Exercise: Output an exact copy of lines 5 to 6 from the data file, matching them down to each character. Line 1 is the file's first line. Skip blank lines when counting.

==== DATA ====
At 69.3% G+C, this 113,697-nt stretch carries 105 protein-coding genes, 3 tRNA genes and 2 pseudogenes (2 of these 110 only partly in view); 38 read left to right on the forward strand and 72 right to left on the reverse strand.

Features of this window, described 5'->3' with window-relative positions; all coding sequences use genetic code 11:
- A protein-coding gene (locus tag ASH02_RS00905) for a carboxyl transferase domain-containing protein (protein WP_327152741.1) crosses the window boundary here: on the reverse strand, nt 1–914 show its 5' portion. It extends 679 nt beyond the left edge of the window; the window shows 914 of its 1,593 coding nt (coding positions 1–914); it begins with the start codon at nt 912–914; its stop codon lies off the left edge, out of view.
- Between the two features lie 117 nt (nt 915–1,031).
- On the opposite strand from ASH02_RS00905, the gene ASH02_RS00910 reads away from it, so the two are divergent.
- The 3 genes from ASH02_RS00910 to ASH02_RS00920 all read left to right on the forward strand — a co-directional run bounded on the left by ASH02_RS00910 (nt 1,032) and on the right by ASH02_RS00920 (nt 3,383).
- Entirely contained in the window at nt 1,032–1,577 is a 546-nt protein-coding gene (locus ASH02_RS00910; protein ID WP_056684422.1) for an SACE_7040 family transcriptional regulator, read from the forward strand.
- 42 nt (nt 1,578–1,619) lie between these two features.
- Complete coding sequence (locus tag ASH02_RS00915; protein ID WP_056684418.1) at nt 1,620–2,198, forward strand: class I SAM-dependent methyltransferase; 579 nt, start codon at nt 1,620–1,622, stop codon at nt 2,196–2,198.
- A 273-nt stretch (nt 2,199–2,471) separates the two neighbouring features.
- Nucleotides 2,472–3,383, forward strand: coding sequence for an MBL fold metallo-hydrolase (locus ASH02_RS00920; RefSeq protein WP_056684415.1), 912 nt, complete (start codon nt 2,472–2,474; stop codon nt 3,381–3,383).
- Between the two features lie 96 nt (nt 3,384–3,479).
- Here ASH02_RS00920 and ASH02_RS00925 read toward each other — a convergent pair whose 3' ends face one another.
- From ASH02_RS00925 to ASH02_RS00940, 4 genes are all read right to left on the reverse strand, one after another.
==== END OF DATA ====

- On the opposite strand from ASH02_RS00905, the gene ASH02_RS00910 reads away from it, so the two are divergent.
- The 3 genes from ASH02_RS00910 to ASH02_RS00920 all read left to right on the forward strand — a co-directional run bounded on the left by ASH02_RS00910 (nt 1,032) and on the right by ASH02_RS00920 (nt 3,383).